Eastern Health team members Lia Weston-Edward, Di Dekker, Ruth Herdman, Diane Taylor, Karina Bagnoux and Kerrie Harris celebrating hitting zero active cases. Picture: JED LANYON

By Jed Lanyon

The Shire of Yarra Ranges has today recorded zero active Covid-19 cases, marking a significant local milestone in the long fight to contain the coronavirus outbreak in Victoria.

The Department of Health and Human Services (DHHS) recorded zero active coronavirus cases in the Yarra Ranges on Sunday 18 October, encompassing areas from Yarra Glen to Chirnside Park, Warburton to Kilsyth being free of the virus.

It’s been a difficult year for Victorians as Covid-19 cases broke out of control across the state leading to harsh restrictions enacted in an effort to suppress the virus.

But now Yarra Ranges joins five other Metropolitan Melbourne local government areas to reach zero active cases, with neighboring councils, Maroondah, Cardinia and Nillumbik all reaching the mark in the outer east. The other two being Kingston and Mornington Peninsula.

Eastern Health’s Clinical Director Ambulatory Care, Dr Penny Gaskell said reaching zero cases was “very exciting” and a “huge achievement” considering active cases in the Yarra Ranges had peaked at 140 on 6-7 July. The region has experienced a total of 251 cases to date.

“I say that with a level of cautious optimism because of course we want to maintain this level,” she said. “We want to encourage people to still get tested and we don’t want to be complacent.

“It’s great work by the community for following all the harsh restrictions and for taking care of each other.

“Thank you to everybody for sticking with it and doing the best they can, it has to be a community and team effort to beat this thing.”

Ms Gaskell spoke about Eastern Health’s strong presence in the region, citing that healthcare workers had to be flexible in the ways we adapt to the pandemic.

The work of Eastern Health has seen swabbing clinics set up in towns as well as mobile testing clinics for those who are vulnerable or couldn’t make it to Lilydale or Healesville.

Eastern Health’s Covid Pathways Project saw the organisation partner with community health providers to support people with things like shopping or helping them get medication.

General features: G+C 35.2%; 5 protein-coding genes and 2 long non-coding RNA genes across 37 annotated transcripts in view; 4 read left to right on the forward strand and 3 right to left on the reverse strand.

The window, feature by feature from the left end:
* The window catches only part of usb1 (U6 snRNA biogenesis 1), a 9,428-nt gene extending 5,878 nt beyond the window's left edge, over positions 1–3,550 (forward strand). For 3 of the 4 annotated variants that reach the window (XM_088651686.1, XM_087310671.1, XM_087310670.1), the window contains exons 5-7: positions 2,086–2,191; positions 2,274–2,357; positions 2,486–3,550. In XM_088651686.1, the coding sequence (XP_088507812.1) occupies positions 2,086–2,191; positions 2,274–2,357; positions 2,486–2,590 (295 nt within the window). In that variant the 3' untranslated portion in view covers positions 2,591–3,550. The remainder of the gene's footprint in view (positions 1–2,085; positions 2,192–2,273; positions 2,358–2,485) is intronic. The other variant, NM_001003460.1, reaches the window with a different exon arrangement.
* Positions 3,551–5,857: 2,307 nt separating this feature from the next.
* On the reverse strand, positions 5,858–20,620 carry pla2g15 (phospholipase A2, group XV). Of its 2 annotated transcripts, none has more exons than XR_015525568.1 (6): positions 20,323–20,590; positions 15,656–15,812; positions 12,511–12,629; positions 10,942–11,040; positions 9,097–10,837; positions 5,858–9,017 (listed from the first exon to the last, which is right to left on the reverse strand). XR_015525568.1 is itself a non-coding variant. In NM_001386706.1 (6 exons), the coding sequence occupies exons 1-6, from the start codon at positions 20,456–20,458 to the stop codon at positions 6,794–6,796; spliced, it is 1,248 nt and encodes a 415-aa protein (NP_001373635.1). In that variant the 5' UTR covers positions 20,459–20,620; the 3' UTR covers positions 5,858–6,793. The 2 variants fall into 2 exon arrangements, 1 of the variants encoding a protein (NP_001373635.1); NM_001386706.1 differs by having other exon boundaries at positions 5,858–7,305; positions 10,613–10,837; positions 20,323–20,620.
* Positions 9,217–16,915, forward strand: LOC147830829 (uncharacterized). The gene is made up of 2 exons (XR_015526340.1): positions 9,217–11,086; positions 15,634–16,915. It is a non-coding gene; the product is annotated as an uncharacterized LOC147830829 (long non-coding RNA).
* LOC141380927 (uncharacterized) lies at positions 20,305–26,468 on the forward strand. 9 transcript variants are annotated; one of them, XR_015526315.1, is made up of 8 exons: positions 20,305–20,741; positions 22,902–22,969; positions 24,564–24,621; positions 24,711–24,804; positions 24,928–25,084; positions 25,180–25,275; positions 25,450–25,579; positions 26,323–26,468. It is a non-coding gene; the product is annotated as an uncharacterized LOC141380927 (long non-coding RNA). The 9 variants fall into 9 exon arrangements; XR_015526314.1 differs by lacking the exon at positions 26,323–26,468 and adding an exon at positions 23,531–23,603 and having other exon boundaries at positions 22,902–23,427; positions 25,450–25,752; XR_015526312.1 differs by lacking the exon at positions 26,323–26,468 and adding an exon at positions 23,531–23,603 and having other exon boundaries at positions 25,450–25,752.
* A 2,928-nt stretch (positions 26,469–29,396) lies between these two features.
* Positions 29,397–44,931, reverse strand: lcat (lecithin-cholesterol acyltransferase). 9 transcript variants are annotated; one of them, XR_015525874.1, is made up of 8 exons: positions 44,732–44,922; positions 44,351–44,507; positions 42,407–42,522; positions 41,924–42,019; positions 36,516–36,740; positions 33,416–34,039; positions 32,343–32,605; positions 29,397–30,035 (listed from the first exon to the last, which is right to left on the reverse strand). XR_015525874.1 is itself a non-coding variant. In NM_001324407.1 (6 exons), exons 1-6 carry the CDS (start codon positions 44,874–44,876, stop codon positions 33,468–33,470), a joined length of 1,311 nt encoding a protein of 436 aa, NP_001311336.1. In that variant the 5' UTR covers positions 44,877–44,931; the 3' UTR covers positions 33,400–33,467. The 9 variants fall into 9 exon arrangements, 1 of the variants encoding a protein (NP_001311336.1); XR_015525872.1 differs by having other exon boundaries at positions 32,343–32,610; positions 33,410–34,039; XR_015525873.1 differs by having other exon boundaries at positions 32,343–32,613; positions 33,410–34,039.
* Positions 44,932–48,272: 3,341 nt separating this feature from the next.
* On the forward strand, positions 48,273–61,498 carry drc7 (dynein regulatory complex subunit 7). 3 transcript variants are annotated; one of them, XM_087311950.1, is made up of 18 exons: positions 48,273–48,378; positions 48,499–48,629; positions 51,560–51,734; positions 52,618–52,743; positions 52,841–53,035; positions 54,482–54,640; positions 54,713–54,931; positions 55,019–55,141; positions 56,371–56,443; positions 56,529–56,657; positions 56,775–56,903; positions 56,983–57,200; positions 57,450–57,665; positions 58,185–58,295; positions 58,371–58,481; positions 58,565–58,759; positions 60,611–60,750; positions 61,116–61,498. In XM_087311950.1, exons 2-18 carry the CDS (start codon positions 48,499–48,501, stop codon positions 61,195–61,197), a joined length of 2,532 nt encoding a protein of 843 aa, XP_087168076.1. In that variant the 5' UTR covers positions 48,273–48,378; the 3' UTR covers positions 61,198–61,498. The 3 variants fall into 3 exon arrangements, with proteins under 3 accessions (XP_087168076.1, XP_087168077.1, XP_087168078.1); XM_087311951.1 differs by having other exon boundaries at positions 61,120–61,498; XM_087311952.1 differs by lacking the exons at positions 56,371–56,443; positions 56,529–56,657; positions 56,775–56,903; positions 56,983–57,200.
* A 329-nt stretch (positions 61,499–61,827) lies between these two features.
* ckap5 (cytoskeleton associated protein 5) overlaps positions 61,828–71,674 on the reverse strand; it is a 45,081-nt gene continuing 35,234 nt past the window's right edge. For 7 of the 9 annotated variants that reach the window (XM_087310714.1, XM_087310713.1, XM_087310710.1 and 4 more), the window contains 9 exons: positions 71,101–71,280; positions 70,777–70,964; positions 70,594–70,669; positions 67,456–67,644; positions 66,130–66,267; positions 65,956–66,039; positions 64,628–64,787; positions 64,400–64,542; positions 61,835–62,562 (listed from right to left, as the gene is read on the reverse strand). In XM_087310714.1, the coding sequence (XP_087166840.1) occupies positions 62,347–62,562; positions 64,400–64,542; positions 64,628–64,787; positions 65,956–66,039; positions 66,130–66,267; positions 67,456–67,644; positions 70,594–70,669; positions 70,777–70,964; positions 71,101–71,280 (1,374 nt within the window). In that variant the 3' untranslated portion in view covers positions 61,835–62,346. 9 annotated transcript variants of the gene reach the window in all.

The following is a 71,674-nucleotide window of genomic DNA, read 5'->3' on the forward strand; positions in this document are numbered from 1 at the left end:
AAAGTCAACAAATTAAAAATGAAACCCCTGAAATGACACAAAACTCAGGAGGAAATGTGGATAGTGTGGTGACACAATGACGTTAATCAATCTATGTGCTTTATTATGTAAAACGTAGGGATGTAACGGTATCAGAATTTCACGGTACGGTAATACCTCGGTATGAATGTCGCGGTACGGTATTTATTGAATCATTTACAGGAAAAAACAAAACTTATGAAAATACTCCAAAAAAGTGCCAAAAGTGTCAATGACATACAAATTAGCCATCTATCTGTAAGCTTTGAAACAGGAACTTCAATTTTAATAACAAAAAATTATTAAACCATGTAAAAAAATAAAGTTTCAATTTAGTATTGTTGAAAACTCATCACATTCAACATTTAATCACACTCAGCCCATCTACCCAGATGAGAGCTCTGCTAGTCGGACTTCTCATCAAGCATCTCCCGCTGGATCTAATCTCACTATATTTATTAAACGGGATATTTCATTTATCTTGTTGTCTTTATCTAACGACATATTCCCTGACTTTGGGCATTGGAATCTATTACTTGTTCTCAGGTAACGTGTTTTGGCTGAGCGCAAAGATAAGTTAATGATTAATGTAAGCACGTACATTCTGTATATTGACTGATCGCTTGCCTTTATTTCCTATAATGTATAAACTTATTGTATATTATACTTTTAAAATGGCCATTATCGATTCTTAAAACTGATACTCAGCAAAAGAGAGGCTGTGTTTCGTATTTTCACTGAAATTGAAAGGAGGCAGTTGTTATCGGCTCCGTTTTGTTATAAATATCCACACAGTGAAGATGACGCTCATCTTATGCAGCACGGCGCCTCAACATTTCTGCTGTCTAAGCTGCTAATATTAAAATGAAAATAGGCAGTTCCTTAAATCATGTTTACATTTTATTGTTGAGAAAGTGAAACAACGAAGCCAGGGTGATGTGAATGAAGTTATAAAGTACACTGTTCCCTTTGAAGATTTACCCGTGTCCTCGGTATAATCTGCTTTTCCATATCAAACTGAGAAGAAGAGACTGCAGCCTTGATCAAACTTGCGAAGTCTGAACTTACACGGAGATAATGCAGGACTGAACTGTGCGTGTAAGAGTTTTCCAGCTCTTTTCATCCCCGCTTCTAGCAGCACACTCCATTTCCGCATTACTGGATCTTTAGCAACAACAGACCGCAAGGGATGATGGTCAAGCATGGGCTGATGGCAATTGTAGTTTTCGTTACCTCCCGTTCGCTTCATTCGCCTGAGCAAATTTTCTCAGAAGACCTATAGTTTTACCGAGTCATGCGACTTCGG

“That’s been a really important form of support so people don’t have to leave their homes,” Ms Gaskell said.

“A big piece of work Eastern Health has done in Lilydale is supporting outbreak management, where there has been outbreaks in aged care or residential warding houses. We’ve done a lot of work caring for the people inside and supporting staff.

“Our comms teams have done a lot of work on social media with their Covid safe messaging and letting people know where to get tested and access services.”

A shift to ‘telehealth’ for specialist care has allowed patients to receive advice and support from the comfort of their home.

Despite reaching zero cases, Ms Gaskell urged locals to remain vigilant when it comes to containing the coronavirus.

“It’s very important because obviously we know one case can multiply very quickly. We don’t want a third wave, we want people to get back to a normal life as soon as possible and that’s why it’s extremely important to get tested if you have the symptoms.”

When asked to describe what the year 2020 has been like for healthcare workers, Ms Gaskell used the word “challenging” but said it has fostered a strong collaborative work ethic in the health industry.

“Everybody is working their hardest and at their best so it has been a positive in that respect… The team I’m working with at Eastern Health are an extraordinary group of people.”

Yarra Ranges Council Mayor Richard Higgins said he was “very proud” to see the work of residents help eliminate the coronavirus from the area.

“On behalf of Yarra Ranges Council, we would like to thank all emergency service and healthcare workers for their commitment where they are putting themselves at risk. Without them, we wouldn’t be where we are.

“While we put our thoughts out to anybody who may have lost loved ones during this time. It’s definitely a thought that is front of mind while we’re stuck about at home, there are people out there who have lost loved ones and our heart goes out for them.”

Mr Higgins shared council’s recent bid to the state government to have remote areas of the Shire reclassified as regional had ultimately failed.

As a member of Victoria Police, Mr Higgins gave some insight on how the pandemic had impacted law enforcement.

“It has changed the way police have attended to things,” he said. “Curfews were an interesting time and hopefully something we never have to see again. Patrolling the streets when there were no cars around was interesting for our members.”

Mr Higgins said that officers were sympathetic to the community’s plight and understanding of the hardships they faced, while also surprised at the disregard of restrictions by few.

While the Shire of Yarra Ranges has no active cases, it may not always stay that way as metropolitan Melbourne continues to grapple with containing Covid-19, Ms Gaskell urges residents to get tested when experiencing coronavirus symptoms which include a cough, fever, shortness of breath or tiredness.

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